The mass shooting in Nisour Square in Baghdad was a turning point for the U.S.-based security company Blackwater Worldwide and for the U.S. intervention in post-war Iraq as a whole. Iraq subsequently denied Blackwater a license to operate in the country, and diplomacy was strained again when the US dropped charges against the responsible men.
This article was originally posted to Helium Network on Nov. 23, 2010.
Blackwater trained private security contractors, thousands of whom worked for hire in post-war Iraq as bodyguards and in other paramilitary roles. While these guards generally had prior military experience, they were civilians, were not subject to military rules, and were immune from criminal prosecution while working in Iraq.
Bloomberg News reported that Blackwater contractors "were linked to 195 shooting incidents from 2005 through 2008, with them firing the first shots more than 80 percent of the time, according to a 2008 report prepared by the U.S. House Oversight and Government Reform Committee." Pres. George W. Bush's lengthy memoir of his eight-year presidency published in 2010 made no mention of the security company.
The most notorious incident occurred on Sept. 16, 2007, when Blackwater guards opened fire at a busy intersection in Baghdad outside the fortified Green Zone, killing 17 civilians, including women and children, and wounding many others. The guards claimed that they were in the square to respond to a bomb threat and that they fired in self-defense. However, an Iraqi investigation found that the shooting was unprovoked and referred to the killings as "murder." Iraqis were outraged by the incident, and diplomatic relations with the United States were strained.
The US had invaded Iraq in 2003 to overthrow Saddam Hussein and had transferred sovereignty back to a newly formed government in 2004. Despite their formal sovereignty, Iraq was unable to prosecute the Blackwater employees, who had immunity under U.S. law.
In October 2007, a month after the shooting in Nisour Square, the U.S. House of Representatives overwhelmingly passed the MEJA Expansion and Enforcement Act (H.R. 2740) which would have made U.S. security contractors in Iraq subject to U.S. criminal law; however, the Senate never voted on it. Instead, the "Status of Forces Agreement" between the two countries in December 2008 made the contractors subject to Iraqi criminal law.
An FBI investigation found that 14 of the 17 killings were unjustified. Former Blackwater guards Donald Ball, Dustin Heard, Evan Liberty, Nick Slatten, and Paul Slough surrendered to the FBI in December 2008, each facing 14 counts of manslaughter, 20 counts of attempted manslaughter, and one count of using a firearm in the commission of a violent crime. These men, all military veterans in their 20s, pled not guilty. A sixth guard, Jeremy Ridgeway, had already pleaded guilty to one count of manslaughter, attempt to commit murder and aiding and abetting, and had agreed to testify against the other five. It was the Dept. of Justice's first prosecution of personnel hired by the Dept. of Defense, which is permitted under a 2004 amendment to the Military Extraterritorial Jurisdiction Act.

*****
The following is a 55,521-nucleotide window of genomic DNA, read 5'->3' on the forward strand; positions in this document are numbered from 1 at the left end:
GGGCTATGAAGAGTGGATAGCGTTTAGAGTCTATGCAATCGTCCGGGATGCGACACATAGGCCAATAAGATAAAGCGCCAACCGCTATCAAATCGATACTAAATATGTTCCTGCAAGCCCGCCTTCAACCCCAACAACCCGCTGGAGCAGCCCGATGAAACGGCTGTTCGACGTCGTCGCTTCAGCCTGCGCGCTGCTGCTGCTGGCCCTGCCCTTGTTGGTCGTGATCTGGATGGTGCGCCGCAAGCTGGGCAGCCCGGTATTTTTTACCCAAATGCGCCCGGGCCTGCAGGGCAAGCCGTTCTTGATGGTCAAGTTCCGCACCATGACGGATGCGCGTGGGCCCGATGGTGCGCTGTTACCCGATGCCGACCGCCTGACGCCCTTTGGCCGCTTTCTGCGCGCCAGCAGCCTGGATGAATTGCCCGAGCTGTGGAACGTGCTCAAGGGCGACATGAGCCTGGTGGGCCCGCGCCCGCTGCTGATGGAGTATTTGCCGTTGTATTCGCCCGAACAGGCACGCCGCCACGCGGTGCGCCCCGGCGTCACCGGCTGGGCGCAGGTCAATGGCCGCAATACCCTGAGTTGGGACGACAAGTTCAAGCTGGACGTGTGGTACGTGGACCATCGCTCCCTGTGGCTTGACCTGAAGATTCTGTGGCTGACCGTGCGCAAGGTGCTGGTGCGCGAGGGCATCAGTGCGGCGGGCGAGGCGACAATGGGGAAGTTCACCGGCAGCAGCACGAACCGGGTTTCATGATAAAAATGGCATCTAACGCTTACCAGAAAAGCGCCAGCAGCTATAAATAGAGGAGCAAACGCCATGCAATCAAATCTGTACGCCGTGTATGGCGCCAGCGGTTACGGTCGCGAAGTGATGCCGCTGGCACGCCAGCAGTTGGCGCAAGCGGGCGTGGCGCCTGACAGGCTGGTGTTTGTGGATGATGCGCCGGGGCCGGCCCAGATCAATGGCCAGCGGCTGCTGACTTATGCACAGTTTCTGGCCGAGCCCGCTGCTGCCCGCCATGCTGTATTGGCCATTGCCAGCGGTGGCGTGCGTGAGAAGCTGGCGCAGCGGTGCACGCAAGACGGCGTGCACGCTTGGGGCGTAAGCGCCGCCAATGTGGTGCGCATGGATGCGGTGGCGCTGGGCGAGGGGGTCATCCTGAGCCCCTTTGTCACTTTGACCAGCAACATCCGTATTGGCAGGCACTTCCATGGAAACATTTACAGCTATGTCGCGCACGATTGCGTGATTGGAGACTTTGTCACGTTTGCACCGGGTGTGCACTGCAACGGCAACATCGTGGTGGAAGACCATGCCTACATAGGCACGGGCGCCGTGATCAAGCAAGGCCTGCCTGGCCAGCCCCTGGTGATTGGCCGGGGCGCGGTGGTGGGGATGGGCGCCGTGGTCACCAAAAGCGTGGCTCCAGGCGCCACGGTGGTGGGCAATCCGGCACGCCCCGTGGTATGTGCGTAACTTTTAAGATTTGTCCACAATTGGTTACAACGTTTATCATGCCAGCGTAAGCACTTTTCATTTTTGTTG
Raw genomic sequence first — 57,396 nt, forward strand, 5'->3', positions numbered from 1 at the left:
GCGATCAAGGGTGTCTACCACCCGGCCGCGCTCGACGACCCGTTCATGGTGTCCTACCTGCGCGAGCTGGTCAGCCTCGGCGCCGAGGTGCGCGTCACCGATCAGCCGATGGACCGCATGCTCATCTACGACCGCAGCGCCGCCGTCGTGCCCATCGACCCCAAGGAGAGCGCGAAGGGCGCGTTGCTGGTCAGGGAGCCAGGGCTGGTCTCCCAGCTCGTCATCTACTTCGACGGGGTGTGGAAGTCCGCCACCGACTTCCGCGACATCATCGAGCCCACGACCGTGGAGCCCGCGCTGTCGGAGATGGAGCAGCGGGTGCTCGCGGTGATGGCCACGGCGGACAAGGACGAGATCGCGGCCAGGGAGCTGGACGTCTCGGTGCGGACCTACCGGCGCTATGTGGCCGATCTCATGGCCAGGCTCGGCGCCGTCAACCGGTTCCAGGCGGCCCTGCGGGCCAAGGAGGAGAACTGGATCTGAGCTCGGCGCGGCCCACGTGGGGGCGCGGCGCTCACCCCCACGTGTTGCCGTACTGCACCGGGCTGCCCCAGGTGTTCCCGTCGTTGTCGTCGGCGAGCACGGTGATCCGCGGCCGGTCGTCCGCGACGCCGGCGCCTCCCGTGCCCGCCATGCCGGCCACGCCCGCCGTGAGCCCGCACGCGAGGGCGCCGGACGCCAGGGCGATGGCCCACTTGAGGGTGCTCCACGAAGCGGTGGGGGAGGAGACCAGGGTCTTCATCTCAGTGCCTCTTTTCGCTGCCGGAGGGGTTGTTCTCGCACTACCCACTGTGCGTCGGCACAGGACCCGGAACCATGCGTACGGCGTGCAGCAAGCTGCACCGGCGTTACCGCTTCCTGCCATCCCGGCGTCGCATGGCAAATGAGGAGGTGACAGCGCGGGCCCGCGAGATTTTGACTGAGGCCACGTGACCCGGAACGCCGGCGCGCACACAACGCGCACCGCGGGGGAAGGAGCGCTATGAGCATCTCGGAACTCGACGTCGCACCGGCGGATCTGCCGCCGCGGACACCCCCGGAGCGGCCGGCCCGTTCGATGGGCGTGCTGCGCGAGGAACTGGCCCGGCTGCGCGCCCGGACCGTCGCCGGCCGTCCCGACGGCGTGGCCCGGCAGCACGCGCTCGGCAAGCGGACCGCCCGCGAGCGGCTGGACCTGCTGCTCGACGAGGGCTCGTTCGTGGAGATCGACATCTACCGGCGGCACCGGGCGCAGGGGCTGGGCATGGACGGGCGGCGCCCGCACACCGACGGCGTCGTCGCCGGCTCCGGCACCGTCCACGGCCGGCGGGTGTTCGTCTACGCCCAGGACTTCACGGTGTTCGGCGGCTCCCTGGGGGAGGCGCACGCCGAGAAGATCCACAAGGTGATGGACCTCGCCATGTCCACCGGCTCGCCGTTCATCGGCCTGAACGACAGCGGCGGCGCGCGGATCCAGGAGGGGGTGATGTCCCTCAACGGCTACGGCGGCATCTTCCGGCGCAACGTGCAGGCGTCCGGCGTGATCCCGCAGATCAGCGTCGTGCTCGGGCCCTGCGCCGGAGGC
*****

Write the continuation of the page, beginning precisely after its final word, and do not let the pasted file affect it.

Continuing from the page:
The company Blackwater itself faced no charges. However, in January 2009, Iraq denied Blackwater Worldwide a license to operate in the country, citing the shooting in Nisour Square. As the incident had damaged Blackwater's reputation, the company re-branded itself Xe (pronounced "zee") the next month. That summer, Blackwater ceased providing services in Baghdad and surrounding areas.
A federal judge dismissed the manslaughter charges against the five guards in December 2009. In a 90-page ruling, he said that federal prosecutors had violated the men's Fifth Amendment rights by coercing them to make statements under the threat of the loss of their jobs. Iraq was scandalized by the dismissal of the charges. On Jan. 1, 2010, Iraq announced it would sue the five guards. Additionally, Iraqi government spokesman Ali al-Dabbagh told CNN on Jan. 3 that the government wanted to expel from the country anyone who had ever worked for Blackwater and did not intend to inform or consult the U.S. Embassy on this decision. Vice President Joe Biden, in his role as overseer of Iraq policy, quickly promised Iraqi leaders that the US would appeal the court's decision in the Nisour Square case.
In June 2010, Blackwater's billionaire founder Erik Prince was said to be seeking a buyer for the company. The company was purchased later that year and was rebranded "Academi". In June 2014, it merged with Triple Canopy; the resulting company is called "Constellis Holdings".
On December 22, 2020, President Trump pardoned Slatten, Slough, Liberty, and Heard.
"Iraq denies Blackwater an operating license." CNN. Jan. 29, 2009.
"US contractor departs Baghdad." Kim Gamel. AP. May 8, 2009.
"Charges dismissed against Iraq contractors." CNN. Dec. 31, 2009.
"Iraq to sue ex-Blackwater guards." CNN. Jan. 1, 2010.
"Iraq spokesman: Ex-Blackwater employees not wanted in Iraq." CNN. Jan. 3, 2010.
"U.S. to appeal Blackwater case dismissal, Biden says." Anthony Shadid. New York Times. Jan. 23, 2010.
"Blackwater founder Erik Prince plans sale of security company." Gopal Ratnam and Timothy R. Homan. Bloomberg. June 7, 2010.
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